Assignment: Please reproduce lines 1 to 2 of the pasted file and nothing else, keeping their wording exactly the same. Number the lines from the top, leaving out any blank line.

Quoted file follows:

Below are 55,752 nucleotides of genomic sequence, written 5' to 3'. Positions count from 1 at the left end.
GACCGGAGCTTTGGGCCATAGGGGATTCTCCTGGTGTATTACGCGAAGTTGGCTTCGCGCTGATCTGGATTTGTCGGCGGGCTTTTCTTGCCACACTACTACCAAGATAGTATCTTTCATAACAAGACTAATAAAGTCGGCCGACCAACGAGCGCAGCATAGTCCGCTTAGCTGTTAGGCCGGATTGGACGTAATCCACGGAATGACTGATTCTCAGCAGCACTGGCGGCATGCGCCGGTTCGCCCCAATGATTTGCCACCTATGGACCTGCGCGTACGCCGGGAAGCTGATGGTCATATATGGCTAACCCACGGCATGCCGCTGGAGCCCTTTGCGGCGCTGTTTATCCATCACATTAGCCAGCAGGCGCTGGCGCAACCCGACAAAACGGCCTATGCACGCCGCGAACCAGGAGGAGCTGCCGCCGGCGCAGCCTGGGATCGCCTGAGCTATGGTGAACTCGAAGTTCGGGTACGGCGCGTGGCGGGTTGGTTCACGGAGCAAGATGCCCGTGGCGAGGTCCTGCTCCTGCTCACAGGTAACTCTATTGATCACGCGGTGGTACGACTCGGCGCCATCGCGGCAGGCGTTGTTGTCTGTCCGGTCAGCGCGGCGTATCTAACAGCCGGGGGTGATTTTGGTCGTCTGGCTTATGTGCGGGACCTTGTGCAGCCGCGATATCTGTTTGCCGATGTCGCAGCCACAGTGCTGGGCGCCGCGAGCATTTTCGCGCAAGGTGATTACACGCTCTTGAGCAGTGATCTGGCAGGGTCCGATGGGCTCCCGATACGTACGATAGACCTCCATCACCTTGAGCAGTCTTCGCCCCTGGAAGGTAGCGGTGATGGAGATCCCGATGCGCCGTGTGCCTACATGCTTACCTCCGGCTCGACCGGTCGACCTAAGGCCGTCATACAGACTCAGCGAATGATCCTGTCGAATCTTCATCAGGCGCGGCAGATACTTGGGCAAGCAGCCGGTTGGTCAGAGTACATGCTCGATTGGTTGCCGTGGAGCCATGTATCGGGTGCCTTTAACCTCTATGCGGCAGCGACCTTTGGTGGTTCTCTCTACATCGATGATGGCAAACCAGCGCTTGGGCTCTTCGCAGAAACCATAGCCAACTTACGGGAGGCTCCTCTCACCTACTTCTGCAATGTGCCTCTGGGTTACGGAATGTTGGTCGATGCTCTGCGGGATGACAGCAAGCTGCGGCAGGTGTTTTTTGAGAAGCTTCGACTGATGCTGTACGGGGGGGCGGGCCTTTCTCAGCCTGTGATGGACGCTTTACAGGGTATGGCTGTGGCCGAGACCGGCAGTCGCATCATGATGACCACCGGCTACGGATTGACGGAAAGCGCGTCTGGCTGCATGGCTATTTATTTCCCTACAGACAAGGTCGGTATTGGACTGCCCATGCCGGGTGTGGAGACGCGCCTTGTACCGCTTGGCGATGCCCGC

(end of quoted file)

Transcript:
Below are 55,752 nucleotides of genomic sequence, written 5' to 3'. Positions count from 1 at the left end.
GACCGGAGCTTTGGGCCATAGGGGATTCTCCTGGTGTATTACGCGAAGTTGGCTTCGCGCTGATCTGGATTTGTCGGCGGGCTTTTCTTGCCACACTACTACCAAGATAGTATCTTTCATAACAAGACTAATAAAGTCGGCCGACCAACGAGCGCAGCATAGTCCGCTTAGCTGTTAGGCCGGATTGGACGTAATCCACGGAATGACTGATTCTCAGCAGCACTGGCGGCATGCGCCGGTTCGCCCCAATGATTTGCCACCTATGGACCTGCGCGTACGCCGGGAAGCTGATGGTCATATATGGCTAACCCACGGCATGCCGCTGGAGCCCTTTGCGGCGCTGTTTATCCATCACATTAGCCAGCAGGCGCTGGCGCAACCCGACAAAACGGCCTATGCACGCCGCGAACCAGGAGGAGCTGCCGCCGGCGCAGCCTGGGATCGCCTGAGCTATGGTGAACTCGAAGTTCGGGTACGGCGCGTGGCGGGTTGGTTCACGGAGCAAGATGCCCGTGGCGAGGTCCTGCTCCTGCTCACAGGTAACTCTATTGATCACGCGGTGGTACGACTCGGCGCCATCGCGGCAGGCGTTGTTGTCTGTCCGGTCAGCGCGGCGTATCTAACAGCCGGGGGTGATTTTGGTCGTCTGGCTTATGTGCGGGACCTTGTGCAGCCGCGATATCTGTTTGCCGATGTCGCAGCCACAGTGCTGGGCGCCGCGAGCATTTTCGCGCAAGGTGATTACACGCTCTTGAGCAGTGATCTGGCAGGGTCCGATGGGCTCCCGATACGTACGATAGACCTCCATCACCTTGAGCAGTCTTCGCCCCTGGAAGGTAGCGGTGATGGAGATCCCGATGCGCCGTGTGCCTACATGCTTACCTCCGGCTCGACCGGTCGACCTAAGGCCGTCATACAGACTCAGCGAATGATCCTGTCGAATCTTCATCAGGCGCGGCAGATACTTGGGCAAGCAGCCGGTTGGTCAGAGTACATGCTCGATTGGTTGCCGTGGAGCCATGTATCGGGTGCCTTTAACCTCTATGCGGCAGCGACCTTTGGTGGTTCTCTCTACATCGATGATGGCAAACCAGCGCTTGGGCTCTTCGCAGAAACCATAGCCAACTTACGGGAGGCTCCTCTCACCTACTTCTGCAATGTGCCTCTGGGTTACGGAATGTTGGTCGATGCTCTGCGGGATGACAGCAAGCTGCGGCAGGTGTTTTTTGAGAAGCTTCGACTGATGCTGTACGGGGGGGCGGGCCTTTCTCAGCCTGTGATGGACGCTTTACAGGGTATGGCTGTGGCCGAGACCGGCAGTCGCATCATGATGACCACCGGCTACGGATTGACGGAAAGCGCGTCTGGCTGCATGGCTATTTATTTCCCTACAGACAAGGTCGGTATTGGACTGCCCATGCCGGGTGTGGAGACGCGCCTTGTACCGCTTGGCGATGCCCGC